Sink/Source panel meter

Not sure if this should go in electronics instead but I think I'm really asking about the design more than the way the electronics in this work...and sorry for the wordiness...I tend to over-describe :blush: I've got a couple center-zero panel meters, printed scale 0-1000 (http://www.ebay.com/itm/230691128247 - EIL 121H - the description states there are versions that go 0-1000 so don't let the picture throw you :)) I'm not looking to measure current for the sake of doing so - I'm just looking to use it as a physical display of other data (so the scale as written will be replaced with my own - leaving me to control the position.) With it being center zero I presume I need to reverse the current to display values left of center. Presuming the underlying measurement scale for the 0-1000 is 0-1000uA, can I just hook to 2 PWM pins, set both to OUTPUT using one as a sink one as a(n analog) source and then reverse to get the needle to the other side of center? Obviously it would need a resistor in series to reduce the current down to some reasonable level so it doesn't go off-scale. Is there a better way to control the meter?

can I just hook to 2 PWM pins, set both to OUTPUT using one as a sink one as a(n analog) source and then reverse to get the needle to the other side of center?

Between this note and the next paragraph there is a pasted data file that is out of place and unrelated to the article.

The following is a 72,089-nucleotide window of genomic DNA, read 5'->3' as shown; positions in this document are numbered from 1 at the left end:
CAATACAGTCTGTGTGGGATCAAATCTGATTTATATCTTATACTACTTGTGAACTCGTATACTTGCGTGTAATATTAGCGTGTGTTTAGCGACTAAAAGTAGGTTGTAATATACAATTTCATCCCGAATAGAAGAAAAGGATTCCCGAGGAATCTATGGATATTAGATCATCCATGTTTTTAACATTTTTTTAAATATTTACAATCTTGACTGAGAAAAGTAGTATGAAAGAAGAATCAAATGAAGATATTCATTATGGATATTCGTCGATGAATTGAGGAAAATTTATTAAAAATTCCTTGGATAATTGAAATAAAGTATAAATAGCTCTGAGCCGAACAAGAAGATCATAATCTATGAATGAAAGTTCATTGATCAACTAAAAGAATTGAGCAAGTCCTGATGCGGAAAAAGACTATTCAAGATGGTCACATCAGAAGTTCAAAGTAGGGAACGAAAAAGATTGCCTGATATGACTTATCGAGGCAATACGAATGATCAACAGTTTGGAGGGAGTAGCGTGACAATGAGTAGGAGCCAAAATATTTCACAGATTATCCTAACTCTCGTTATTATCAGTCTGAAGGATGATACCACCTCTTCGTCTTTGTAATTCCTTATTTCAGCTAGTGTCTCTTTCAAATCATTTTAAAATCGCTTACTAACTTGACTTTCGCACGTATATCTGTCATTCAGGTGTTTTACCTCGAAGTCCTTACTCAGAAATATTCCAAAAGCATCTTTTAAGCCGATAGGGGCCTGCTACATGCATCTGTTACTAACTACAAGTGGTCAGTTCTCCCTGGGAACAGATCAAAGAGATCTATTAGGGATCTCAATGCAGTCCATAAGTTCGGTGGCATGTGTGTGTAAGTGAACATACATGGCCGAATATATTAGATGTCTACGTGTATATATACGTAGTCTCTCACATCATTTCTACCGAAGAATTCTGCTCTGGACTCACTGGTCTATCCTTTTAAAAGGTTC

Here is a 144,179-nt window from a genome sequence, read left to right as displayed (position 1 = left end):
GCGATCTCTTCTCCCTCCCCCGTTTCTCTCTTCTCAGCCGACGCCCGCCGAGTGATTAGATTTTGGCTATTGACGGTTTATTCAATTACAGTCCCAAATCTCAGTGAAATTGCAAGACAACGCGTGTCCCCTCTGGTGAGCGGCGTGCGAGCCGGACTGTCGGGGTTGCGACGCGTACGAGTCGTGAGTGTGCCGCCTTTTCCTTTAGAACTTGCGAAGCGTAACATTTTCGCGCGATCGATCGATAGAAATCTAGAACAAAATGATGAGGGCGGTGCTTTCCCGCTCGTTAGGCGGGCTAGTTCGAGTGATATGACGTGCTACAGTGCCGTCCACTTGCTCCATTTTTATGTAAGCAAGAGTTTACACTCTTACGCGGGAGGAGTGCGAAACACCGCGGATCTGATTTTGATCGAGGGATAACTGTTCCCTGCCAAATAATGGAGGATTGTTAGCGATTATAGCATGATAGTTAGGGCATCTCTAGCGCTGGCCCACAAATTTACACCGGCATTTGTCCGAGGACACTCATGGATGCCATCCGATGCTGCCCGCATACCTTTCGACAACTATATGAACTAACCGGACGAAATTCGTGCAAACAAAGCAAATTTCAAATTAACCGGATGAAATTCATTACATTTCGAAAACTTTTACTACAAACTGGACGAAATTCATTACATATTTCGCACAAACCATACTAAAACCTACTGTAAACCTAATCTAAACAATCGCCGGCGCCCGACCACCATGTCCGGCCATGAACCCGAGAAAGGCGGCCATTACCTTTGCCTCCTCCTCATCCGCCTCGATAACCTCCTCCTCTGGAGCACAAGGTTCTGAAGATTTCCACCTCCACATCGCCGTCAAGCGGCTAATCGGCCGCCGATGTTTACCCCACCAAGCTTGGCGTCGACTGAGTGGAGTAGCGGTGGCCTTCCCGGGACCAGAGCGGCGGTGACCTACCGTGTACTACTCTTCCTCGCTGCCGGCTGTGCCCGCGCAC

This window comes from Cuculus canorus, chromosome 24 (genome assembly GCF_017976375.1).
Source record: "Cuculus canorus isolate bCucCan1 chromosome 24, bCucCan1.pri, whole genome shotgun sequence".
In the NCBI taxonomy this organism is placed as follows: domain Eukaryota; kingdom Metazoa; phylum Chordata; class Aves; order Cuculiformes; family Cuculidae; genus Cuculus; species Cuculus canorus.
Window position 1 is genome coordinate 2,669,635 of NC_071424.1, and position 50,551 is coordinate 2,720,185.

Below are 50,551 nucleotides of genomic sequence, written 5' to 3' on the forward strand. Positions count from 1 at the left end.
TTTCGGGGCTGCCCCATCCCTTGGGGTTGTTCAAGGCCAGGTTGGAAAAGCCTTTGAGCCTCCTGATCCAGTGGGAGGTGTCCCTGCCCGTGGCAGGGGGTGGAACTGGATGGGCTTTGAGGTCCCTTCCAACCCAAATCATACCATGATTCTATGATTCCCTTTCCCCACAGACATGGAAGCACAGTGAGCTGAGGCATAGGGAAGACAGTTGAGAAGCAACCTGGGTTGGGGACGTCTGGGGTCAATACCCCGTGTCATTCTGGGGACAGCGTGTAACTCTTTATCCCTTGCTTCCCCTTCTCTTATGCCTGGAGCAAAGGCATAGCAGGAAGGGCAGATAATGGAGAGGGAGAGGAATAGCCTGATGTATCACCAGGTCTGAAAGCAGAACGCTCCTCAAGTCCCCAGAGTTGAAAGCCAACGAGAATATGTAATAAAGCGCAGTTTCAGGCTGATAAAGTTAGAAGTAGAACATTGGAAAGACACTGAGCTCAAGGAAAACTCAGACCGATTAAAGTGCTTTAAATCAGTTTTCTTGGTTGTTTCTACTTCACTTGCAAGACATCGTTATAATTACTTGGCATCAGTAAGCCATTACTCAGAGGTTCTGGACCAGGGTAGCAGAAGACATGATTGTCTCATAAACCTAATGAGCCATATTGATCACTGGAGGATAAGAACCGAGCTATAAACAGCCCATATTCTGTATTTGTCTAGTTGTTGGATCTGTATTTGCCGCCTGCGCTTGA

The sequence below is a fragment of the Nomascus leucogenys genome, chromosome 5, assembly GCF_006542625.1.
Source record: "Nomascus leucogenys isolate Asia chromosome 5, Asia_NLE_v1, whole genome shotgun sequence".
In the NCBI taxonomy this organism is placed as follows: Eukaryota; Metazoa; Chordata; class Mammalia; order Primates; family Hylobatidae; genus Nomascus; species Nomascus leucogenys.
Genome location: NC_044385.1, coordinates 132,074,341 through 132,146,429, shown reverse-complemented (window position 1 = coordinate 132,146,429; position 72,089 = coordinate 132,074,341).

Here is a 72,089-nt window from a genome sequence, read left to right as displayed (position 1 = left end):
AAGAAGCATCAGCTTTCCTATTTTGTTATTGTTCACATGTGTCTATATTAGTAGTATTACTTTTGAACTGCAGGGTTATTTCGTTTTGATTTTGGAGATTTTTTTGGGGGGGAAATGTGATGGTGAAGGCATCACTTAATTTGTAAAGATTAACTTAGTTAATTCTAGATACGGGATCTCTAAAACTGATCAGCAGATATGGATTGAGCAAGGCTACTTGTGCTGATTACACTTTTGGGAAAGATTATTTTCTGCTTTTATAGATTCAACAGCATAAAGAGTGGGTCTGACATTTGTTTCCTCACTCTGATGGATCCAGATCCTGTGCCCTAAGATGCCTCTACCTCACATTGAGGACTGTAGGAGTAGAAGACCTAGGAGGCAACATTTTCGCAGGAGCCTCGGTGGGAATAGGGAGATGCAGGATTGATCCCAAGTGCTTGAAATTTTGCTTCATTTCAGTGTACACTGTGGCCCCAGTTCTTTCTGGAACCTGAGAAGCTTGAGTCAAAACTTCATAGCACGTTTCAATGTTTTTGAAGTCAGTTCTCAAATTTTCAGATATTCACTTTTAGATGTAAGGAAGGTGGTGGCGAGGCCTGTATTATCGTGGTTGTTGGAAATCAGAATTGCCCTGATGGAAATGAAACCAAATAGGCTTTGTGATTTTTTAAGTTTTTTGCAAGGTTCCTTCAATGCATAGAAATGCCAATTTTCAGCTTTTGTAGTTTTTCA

No I don't think that would work because the PWM outputs would act as both a source and sink depending on the logic level at the time. If you first smoothed the PWM signals then you could attach one to each end of the meter. Then it would show the difference between the two, that would go both sides of center.

Presuming the underlying measurement scale for the 0-1000 is 0-1000uA

How did you come to that conclusion? I couldn't see anything that would support that.

No I don't think that would work because the PWM outputs would act as both a source and sink depending on the logic level at the time. If you first smoothed the PWM signals then you could attach one to each end of the meter. Then it would show the difference between the two, that would go both sides of center.